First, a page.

Property assessments in the City of Charlevoix are completed annually by DC Assessing Services. Deb Chavez is the City Assessor and can be contacted at 231-350-2727 or email@example.com.
Property tax information is available online. This is public information and users may use the following website to search by Parcel ID, name of property owner, or address. http://www.charlevoixcounty.org/online_services/index.php
Notices of assessment change are mailed the end of February. This notice indicates the assessed value and taxable value for the year in which it is set. Property owners who feel that their property has not been properly assessed may appeal to the Board of Review, which meets the second week of March each year. The City of Charlevoix encourages that appointments be made, but this is not required. As an alternative, property owners may appeal their assessment by mail. All appeals must be received no later than close of the last meeting of the March Board of Review. The meeting dates and times of the local Board of Review are also included in the notice. The Board encourages applicants to provide any information and documents available to support the claim of an improper assessment, such as a recent appraisal and comparative property sales.
The City of Charlevoix encourages all taxpayers to contact the City Assessor, Deb Chavez, before any protest to the Board of Review. The Board generally does not make decisions at the time of the appointment. Applicants will be notified of the Board’s decision within thirty (30) days by mail. To download an application please click here.
**PLEASE BE AWARE THAT PROTESTS TO THE LOCAL BOARD OF REVIEW IS NECESSARY TO PROTECT YOUR RIGHT TO FURTHER APPEALS TO THE MICHIGAN TAX TRIBUNAL**
FREQUENTLY ASKED QUESTIONS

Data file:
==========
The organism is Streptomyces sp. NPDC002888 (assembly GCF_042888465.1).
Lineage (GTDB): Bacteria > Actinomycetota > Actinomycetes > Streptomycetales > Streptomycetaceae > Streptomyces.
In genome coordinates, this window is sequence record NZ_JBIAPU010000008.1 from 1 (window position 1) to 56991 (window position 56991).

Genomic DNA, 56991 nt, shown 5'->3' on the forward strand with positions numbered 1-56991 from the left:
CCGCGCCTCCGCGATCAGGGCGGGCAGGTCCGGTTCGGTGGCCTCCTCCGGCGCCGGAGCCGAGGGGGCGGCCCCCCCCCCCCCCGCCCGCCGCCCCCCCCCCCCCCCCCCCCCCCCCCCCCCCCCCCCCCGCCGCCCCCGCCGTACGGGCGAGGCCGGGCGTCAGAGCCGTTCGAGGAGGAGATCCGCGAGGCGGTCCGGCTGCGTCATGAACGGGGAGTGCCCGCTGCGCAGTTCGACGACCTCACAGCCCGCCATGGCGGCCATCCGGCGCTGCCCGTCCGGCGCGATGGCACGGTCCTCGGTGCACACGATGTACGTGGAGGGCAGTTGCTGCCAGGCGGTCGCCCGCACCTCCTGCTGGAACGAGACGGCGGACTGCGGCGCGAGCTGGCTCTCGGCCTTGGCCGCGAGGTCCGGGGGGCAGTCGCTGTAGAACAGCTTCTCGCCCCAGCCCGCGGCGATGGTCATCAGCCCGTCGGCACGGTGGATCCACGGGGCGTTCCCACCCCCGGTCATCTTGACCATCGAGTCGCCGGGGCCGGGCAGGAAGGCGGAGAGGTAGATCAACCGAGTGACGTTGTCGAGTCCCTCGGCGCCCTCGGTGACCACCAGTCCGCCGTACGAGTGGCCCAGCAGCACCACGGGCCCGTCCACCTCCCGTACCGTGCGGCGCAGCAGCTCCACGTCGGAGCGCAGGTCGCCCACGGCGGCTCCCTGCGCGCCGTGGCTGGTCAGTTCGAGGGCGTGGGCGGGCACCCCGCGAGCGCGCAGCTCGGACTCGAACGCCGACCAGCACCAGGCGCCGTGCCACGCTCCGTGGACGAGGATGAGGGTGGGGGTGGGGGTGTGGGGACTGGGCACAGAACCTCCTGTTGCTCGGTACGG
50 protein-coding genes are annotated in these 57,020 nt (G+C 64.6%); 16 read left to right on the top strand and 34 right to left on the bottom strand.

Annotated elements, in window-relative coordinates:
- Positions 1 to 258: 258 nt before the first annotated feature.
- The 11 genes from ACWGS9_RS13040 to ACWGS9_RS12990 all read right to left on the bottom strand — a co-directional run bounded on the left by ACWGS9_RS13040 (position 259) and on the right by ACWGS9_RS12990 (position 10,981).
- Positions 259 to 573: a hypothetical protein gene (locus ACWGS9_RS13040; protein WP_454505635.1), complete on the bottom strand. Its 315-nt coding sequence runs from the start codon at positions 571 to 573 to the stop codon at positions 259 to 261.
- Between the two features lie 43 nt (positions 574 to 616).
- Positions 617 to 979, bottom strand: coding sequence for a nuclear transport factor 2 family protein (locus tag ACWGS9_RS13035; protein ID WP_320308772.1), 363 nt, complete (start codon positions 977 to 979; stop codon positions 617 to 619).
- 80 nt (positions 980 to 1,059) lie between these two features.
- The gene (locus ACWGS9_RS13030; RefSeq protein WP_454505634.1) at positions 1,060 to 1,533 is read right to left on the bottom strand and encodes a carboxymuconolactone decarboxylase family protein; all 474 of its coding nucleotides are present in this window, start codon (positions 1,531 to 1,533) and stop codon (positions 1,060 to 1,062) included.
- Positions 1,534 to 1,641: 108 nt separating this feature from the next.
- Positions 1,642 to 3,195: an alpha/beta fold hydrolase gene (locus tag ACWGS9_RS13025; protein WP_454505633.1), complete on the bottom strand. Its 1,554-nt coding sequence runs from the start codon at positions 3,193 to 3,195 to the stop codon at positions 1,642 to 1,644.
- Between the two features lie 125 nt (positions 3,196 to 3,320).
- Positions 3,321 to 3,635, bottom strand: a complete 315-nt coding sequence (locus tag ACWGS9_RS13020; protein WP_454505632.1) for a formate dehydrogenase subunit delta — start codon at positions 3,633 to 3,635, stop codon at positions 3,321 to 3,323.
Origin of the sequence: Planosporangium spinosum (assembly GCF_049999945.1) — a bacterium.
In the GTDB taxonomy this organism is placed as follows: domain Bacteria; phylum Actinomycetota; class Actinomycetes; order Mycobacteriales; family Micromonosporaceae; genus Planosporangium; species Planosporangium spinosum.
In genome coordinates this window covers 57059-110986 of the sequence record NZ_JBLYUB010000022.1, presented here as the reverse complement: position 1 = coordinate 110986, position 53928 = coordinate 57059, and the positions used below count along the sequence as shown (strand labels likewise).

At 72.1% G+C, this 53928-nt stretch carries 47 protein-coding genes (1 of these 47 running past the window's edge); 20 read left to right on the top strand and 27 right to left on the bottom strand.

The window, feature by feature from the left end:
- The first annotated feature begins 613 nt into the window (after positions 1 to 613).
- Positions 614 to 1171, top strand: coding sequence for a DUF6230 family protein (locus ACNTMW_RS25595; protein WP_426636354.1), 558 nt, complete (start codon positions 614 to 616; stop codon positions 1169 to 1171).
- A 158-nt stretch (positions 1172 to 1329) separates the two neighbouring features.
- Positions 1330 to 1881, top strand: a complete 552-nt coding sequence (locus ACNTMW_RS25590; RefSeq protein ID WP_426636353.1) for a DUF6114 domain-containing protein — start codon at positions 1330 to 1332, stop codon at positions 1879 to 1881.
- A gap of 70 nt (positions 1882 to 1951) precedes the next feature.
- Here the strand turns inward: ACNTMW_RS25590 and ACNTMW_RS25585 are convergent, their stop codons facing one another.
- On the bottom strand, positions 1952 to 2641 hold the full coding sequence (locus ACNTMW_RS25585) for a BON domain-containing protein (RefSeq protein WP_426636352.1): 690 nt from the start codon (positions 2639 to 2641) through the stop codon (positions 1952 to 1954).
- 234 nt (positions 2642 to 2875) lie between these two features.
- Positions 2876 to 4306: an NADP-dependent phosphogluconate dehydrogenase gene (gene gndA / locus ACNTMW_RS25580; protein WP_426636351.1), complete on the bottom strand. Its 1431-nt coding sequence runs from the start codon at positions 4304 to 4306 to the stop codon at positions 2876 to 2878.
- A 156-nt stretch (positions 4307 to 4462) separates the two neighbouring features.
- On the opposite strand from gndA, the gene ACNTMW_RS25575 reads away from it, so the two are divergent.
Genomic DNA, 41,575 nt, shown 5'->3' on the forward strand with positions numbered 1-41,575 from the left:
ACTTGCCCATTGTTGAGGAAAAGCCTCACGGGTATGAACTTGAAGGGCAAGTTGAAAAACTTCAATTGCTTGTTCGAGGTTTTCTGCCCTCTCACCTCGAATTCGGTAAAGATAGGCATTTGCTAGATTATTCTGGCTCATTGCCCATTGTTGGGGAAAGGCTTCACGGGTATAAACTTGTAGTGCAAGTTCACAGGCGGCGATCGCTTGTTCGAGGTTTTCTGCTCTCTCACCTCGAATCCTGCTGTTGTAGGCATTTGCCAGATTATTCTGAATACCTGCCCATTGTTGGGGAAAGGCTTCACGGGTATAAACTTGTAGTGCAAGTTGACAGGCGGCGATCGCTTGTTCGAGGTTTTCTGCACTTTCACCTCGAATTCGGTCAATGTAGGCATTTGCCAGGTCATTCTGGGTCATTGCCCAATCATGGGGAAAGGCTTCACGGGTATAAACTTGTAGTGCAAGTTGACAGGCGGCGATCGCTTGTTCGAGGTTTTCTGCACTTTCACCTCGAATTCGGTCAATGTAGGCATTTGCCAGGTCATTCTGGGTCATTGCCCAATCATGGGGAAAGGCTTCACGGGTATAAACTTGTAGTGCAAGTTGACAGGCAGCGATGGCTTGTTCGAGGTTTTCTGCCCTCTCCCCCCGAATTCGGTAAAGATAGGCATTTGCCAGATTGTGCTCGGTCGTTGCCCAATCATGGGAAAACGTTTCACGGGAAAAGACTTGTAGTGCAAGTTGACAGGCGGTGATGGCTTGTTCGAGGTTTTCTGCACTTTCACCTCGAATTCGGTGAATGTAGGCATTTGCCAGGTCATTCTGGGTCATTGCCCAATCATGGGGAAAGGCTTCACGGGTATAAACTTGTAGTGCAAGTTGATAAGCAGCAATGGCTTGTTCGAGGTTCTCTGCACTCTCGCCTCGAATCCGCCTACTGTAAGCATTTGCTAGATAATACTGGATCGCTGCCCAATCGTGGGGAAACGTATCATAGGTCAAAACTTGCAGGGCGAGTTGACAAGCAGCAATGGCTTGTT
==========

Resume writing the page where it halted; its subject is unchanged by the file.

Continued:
WHAT ARE PROPERTY TAXES BASED ON?
On March 15, 1994, Michigan voters approved the constitutional amendment known as Proposal “A”. Prior to Proposal “A” property tax calculations were based on State Equalized Value. Proposal “A” established “Taxable Value” as the basis for the calculation of property taxes. Increases in Taxable Value are limited to the percent of change in the rate of inflation or 5%, whichever is less, as long as there were no losses or additions to the property. The limit on Taxable Value does not apply to a property in the year following a transfer of ownership (sale).
WHAT IS ASSESSED VALUE?
The Michigan Constitution requires that property be uniformly assessed and not exceed 50% of the usual selling price, often referred to as True Cash Value. Each tax year, the local assessor determines the Assessed Value (AV) of each parcel of real property based on the condition of the property as of December 31 (Tax Day) of the previous year. If property values are increasing in your neighborhood, your Assessed Value will likely increase.
WHAT IS STATE EQUALIZED VALUE (SEV)?
The State Equalized Value (SEV) is the Assessed Value as adjusted following county and state equalization. The County Board of Commissioners and State Tax Commission must review local assessment jurisdictions and adjust (equalize) them so that they do not exceed 50%.
WHAT IS “TAXABLE VALUE”?
Taxable Value (TV) is the lesser of State Equalized Value (SEV) or Capped Value (CV) unless the property experienced a Transfer of Ownership in the prior year.
WHAT IS A NOTICE OF ASSESSMENT?
This is the annual notification of what the tentative assessed value & taxable value is for the year in which it is sent. These notices are mailed annually prior to the March meetings of the local boards of review.
The notice indicates the Assessed Value & the Taxable Value for the year in which it is sent. It shows the percentage of Principle Residence Exemption that is on the property, the Classification of the property and if there was or was not a Transfer of Ownership
HOW ARE PROPERTY TAXES CALCULATED?
Property Taxes = Taxable Value / 1,000 x Your Local Millage Rate
*The Inflation Rate Multiplier is determined annually by the State Tax Commission. For 2009 A 1.044 multiplier (4.4% increase) has been used in the following examples.
WHAT HAPPENS WHEN YOU PURCHASE A HOME?
When a property, or interest in a property, is transferred, the following year’s State Equalized Value (SEV) becomes that year’s Taxable Value (TV). In other words, if you purchase property, your Taxable Value for the following year will be the same as the SEV. The Taxable Value will then be “capped” for the second year following the transfer of ownership.
WHAT IS A PRINCIPAL RESIDENCE EXEMPTION?
If you own and occupy your home as your principal residence, it may be exempt from a portion of local school operating taxes. On your “Notice of Assessment”, review your percentage of principal residence exemption. To claim an exemption for the current year, you must own and occupy your home and file a “Pre Affidavit” with your city or township by May 1st of the current year.